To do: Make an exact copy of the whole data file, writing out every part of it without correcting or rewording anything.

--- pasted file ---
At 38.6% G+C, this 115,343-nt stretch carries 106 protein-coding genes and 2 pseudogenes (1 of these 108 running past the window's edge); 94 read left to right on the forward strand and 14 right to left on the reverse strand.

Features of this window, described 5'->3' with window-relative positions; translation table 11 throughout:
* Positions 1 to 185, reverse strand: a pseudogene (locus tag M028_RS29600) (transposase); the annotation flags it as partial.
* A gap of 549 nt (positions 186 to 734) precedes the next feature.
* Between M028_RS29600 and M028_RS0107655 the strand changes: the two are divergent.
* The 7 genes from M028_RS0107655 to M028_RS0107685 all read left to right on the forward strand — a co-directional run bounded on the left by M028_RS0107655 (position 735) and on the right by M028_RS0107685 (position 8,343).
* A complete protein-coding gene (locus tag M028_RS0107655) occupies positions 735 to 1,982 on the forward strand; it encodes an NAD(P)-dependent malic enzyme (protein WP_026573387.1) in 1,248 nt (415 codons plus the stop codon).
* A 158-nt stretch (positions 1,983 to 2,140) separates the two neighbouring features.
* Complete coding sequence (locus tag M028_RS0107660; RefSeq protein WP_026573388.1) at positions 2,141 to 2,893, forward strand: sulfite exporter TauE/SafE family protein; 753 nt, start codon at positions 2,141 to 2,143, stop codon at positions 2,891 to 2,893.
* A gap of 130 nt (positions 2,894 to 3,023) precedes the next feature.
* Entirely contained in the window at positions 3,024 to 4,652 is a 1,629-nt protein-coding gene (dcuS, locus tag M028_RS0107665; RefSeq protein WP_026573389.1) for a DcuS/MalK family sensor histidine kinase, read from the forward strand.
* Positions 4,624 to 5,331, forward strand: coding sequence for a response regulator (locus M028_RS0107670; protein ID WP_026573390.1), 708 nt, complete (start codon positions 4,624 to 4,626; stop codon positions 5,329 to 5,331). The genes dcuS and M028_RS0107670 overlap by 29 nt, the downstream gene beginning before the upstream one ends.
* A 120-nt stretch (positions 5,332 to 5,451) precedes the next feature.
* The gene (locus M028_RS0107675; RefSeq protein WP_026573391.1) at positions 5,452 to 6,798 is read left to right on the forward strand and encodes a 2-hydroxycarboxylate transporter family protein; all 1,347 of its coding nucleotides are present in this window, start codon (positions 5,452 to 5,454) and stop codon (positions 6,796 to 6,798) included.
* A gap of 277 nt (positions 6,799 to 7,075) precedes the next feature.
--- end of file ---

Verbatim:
At 38.6% G+C, this 115,343-nt stretch carries 106 protein-coding genes and 2 pseudogenes (1 of these 108 running past the window's edge); 94 read left to right on the forward strand and 14 right to left on the reverse strand.

Features of this window, described 5'->3' with window-relative positions; translation table 11 throughout:
* Positions 1 to 185, reverse strand: a pseudogene (locus tag M028_RS29600) (transposase); the annotation flags it as partial.
* A gap of 549 nt (positions 186 to 734) precedes the next feature.
* Between M028_RS29600 and M028_RS0107655 the strand changes: the two are divergent.
* The 7 genes from M028_RS0107655 to M028_RS0107685 all read left to right on the forward strand — a co-directional run bounded on the left by M028_RS0107655 (position 735) and on the right by M028_RS0107685 (position 8,343).
* A complete protein-coding gene (locus tag M028_RS0107655) occupies positions 735 to 1,982 on the forward strand; it encodes an NAD(P)-dependent malic enzyme (protein WP_026573387.1) in 1,248 nt (415 codons plus the stop codon).
* A 158-nt stretch (positions 1,983 to 2,140) separates the two neighbouring features.
* Complete coding sequence (locus tag M028_RS0107660; RefSeq protein WP_026573388.1) at positions 2,141 to 2,893, forward strand: sulfite exporter TauE/SafE family protein; 753 nt, start codon at positions 2,141 to 2,143, stop codon at positions 2,891 to 2,893.
* A gap of 130 nt (positions 2,894 to 3,023) precedes the next feature.
* Entirely contained in the window at positions 3,024 to 4,652 is a 1,629-nt protein-coding gene (dcuS, locus tag M028_RS0107665; RefSeq protein WP_026573389.1) for a DcuS/MalK family sensor histidine kinase, read from the forward strand.
* Positions 4,624 to 5,331, forward strand: coding sequence for a response regulator (locus M028_RS0107670; protein ID WP_026573390.1), 708 nt, complete (start codon positions 4,624 to 4,626; stop codon positions 5,329 to 5,331). The genes dcuS and M028_RS0107670 overlap by 29 nt, the downstream gene beginning before the upstream one ends.
* A 120-nt stretch (positions 5,332 to 5,451) precedes the next feature.
* The gene (locus M028_RS0107675; RefSeq protein WP_026573391.1) at positions 5,452 to 6,798 is read left to right on the forward strand and encodes a 2-hydroxycarboxylate transporter family protein; all 1,347 of its coding nucleotides are present in this window, start codon (positions 5,452 to 5,454) and stop codon (positions 6,796 to 6,798) included.
* A gap of 277 nt (positions 6,799 to 7,075) precedes the next feature.